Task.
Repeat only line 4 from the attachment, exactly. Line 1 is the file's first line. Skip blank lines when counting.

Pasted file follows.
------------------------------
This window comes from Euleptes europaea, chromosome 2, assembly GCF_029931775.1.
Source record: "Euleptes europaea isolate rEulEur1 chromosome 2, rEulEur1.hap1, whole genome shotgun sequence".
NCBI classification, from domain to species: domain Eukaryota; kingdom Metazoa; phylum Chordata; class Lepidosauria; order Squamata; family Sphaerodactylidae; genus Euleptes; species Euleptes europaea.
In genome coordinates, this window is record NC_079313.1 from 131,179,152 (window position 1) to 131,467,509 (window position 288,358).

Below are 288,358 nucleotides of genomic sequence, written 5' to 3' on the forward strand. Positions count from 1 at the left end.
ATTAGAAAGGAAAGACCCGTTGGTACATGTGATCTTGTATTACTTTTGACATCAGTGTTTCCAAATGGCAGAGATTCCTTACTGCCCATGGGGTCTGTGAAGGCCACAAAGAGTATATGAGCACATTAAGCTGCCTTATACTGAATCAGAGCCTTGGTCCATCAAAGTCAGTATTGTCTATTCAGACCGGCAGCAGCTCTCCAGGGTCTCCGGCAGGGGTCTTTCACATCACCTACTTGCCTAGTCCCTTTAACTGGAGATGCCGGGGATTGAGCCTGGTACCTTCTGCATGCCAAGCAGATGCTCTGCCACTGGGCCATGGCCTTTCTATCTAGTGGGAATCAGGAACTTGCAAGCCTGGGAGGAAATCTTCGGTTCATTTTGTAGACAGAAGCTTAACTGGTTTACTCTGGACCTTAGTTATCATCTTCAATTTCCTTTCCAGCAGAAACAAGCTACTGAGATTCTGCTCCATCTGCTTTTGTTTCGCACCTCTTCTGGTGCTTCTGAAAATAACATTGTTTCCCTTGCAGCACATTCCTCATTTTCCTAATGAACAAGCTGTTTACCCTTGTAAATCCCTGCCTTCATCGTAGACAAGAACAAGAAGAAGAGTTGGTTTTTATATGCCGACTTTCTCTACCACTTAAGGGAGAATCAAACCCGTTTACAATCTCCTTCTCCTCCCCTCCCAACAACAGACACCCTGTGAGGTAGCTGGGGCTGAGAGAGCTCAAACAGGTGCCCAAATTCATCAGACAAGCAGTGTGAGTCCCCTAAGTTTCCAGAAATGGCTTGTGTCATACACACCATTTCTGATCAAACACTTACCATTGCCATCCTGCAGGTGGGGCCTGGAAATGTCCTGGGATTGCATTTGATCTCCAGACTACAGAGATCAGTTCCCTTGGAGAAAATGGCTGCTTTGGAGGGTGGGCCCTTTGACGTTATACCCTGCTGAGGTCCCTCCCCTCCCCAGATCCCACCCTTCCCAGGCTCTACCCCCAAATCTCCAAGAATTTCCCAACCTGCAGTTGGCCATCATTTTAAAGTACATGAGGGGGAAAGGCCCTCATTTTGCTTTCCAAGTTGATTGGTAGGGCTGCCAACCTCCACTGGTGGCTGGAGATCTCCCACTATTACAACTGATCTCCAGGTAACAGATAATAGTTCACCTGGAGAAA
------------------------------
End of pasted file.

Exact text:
In genome coordinates, this window is record NC_079313.1 from 131,179,152 (window position 1) to 131,467,509 (window position 288,358).